Thursday, March 12, 2015

Have tablets killed photography?

They're everywhere - lurking where they're least expected. Only the other day on a trip to a wholesaler to buy a shower base, there it was - a 7 inch tablet - lurking at the checkout. The checkout process was completed on a tablet that had a card swiper. They have literally taken over the world.

Just five years ago, before the late Steve Jobs announced the first iPad, magazines sold well, computers sold well, laptops sold well. God was in his Heaven and all was right with the world - albeit a clunkier world. People transferred images in two ways - they either connected their camera to their computer or transferred a memory card from their camera to a reader attached to their computer. Of course simultaneously developing alongside the tablet was the smartphone which has such good photo quality now that most people that would have had a compact camera now just use their smartphones with their instantly uploaded images.

Tablets seem to have replaced books and magazines as physical book and magazine consumption units. Indeed, they have replaced computers for the vast majority of people. They're more compact, capable of many of the same tasks and they're so much cheaper that laptops have plummeted in price to try to compete. For the past 6 months or so, this blog has been updated solely from a tablet with an external keyboard as an example.

The major downside to tablets is the total lack of local storage (hard drive, blu ray, dvd etc), the total lack of connectivity to scanners and printers and the total lack of connectivity to cameras. If I want to process photos or upload photos, I have to get my laptop (and pray that it feels like working - I still need to head to the Mac guru in Charlotte to resolve the issue of the screen switching off at inappropriate times) then connect my card reader, transfer images via the card to the computer and process them then connect my computer to my tablet to transfer images. Certainly I could use bluetooth transfer but its so much slower than a cable.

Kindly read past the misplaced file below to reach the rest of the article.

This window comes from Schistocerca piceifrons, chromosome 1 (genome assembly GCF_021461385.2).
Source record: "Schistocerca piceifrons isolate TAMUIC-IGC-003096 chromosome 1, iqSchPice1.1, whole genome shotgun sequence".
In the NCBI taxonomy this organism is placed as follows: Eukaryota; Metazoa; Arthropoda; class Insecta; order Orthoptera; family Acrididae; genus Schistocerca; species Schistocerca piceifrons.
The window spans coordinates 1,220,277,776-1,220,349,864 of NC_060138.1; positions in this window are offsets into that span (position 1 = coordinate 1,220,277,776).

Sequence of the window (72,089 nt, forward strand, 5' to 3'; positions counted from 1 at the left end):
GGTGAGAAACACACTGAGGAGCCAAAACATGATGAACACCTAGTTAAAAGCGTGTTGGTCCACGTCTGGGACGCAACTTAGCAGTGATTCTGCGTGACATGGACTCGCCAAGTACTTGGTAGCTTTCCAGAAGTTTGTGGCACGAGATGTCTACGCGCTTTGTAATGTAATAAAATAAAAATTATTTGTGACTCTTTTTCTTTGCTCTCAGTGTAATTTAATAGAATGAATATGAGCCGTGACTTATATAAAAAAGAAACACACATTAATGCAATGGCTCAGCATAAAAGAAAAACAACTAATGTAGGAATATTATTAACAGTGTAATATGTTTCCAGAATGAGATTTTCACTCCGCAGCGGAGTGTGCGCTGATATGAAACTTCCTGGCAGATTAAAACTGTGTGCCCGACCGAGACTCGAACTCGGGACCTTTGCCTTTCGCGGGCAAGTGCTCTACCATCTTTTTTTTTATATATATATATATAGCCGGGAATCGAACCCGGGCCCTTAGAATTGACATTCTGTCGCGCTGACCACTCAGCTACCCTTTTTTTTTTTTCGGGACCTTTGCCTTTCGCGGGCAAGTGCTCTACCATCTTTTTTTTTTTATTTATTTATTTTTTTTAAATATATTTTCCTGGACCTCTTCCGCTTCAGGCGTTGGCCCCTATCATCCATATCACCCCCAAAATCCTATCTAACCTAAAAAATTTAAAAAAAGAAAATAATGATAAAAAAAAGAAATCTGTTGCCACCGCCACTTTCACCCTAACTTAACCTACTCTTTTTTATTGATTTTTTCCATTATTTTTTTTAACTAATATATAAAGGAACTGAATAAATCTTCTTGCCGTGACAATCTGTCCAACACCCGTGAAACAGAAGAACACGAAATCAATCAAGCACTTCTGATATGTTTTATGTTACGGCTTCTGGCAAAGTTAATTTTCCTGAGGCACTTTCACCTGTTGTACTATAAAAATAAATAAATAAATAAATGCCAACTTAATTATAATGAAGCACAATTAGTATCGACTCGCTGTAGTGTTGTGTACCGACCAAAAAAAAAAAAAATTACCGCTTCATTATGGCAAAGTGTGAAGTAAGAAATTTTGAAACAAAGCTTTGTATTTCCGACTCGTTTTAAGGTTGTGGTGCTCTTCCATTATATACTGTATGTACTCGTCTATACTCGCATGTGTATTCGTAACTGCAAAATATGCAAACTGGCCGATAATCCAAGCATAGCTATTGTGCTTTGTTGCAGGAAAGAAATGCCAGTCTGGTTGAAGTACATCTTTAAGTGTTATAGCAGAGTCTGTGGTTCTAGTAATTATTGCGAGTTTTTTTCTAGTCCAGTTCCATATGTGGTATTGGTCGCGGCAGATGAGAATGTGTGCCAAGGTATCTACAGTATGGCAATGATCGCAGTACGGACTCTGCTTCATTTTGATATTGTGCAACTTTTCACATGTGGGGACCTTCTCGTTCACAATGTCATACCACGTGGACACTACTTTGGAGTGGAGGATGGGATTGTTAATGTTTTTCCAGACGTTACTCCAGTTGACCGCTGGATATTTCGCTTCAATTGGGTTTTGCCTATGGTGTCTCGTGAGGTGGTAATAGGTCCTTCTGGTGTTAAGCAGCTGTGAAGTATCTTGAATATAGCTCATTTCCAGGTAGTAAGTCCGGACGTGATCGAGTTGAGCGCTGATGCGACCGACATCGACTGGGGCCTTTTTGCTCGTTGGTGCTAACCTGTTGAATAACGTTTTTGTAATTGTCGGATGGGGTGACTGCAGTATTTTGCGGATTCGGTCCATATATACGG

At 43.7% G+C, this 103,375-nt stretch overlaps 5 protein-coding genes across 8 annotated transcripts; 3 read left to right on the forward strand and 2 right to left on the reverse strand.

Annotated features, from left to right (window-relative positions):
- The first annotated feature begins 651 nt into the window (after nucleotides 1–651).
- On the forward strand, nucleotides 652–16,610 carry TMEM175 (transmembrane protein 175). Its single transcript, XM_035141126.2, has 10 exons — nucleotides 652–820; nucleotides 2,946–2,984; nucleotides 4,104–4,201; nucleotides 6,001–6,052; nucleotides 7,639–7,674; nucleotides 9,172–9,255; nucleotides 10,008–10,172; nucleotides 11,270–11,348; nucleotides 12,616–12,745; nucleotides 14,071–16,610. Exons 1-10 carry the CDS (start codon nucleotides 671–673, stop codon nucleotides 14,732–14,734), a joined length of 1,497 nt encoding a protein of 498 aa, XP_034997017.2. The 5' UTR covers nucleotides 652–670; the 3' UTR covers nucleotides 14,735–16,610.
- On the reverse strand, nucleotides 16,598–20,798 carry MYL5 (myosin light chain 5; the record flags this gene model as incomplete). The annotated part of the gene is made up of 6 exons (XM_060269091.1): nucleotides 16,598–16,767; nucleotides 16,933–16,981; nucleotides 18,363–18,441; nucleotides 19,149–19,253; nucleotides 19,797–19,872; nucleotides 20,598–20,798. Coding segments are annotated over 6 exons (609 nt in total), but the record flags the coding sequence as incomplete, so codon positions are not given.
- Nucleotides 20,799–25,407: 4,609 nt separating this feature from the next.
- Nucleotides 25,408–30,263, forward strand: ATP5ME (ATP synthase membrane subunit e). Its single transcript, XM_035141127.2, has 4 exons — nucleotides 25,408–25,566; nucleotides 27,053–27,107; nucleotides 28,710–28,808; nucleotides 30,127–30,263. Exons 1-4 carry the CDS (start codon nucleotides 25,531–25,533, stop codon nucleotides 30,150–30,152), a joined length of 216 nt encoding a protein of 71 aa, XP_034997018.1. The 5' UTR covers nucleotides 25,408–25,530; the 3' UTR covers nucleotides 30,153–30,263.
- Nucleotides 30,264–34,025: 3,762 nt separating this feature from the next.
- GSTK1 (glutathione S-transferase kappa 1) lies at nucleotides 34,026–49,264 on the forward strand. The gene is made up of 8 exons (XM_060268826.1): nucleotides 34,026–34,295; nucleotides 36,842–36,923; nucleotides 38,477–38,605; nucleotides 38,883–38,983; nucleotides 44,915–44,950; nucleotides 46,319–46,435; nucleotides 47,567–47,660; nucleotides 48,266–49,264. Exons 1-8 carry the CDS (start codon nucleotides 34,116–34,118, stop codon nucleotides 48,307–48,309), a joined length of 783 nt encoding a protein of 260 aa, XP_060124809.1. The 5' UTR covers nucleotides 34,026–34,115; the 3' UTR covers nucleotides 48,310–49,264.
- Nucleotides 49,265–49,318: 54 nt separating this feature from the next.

Some, more modern cameras come with bluetooth, wifi and NFC but there's a vast pool of people out there such as myself that have older cameras -mine date from 2005- that don't have the money nor time to waste on obtaining a more modern camera. We've all been left in the cold by a total lack of backward connectivity. It very much has echoes of when Microsoft went from 16 bit to 32 bit machines where you had to kiss your 16 bit data goodbye as it was unreadable by the 32 bit machines.

For myself, I do 99.9% of things on my tablet. If a website won't work on my tablet then I don't care what the website does or would do for me. I just don't use it. It's not worth the effort of bending down to plug my laptop into the power supply. These days, things are all about ease of use. The old clunky ways won't do any more. Asking somebody to plug a camera into a laptop to transfer images to the laptop to edit them before transferring them to a tablet is like asking somebody to saddle up a horse in order to ride to the nearest town for a newspaper. Most people will just say "F**k that". Hence, of course, most of my photographs these days are taken on my smartphone.

If some enterprising fellow were to come out with a way of reading camera images via a cable attached between my card reader or my camera and my tablet then I'd be exceedingly interested. Bonus points if there was software on tablets that would read CR2 files.

In the past I have tried Eye-Fi cards but found them so horrid and so limited in use that I sold mine. Nice concept but horrible execution. Having to put an adaptor to convert from SD to CF didn't earn any brownie points either.

So, have tablets killed photography? Pretty much for most things, they have because everything is such a kludge to get images from cameras onto tablets that many people just gave up and went for a smartphone instead.

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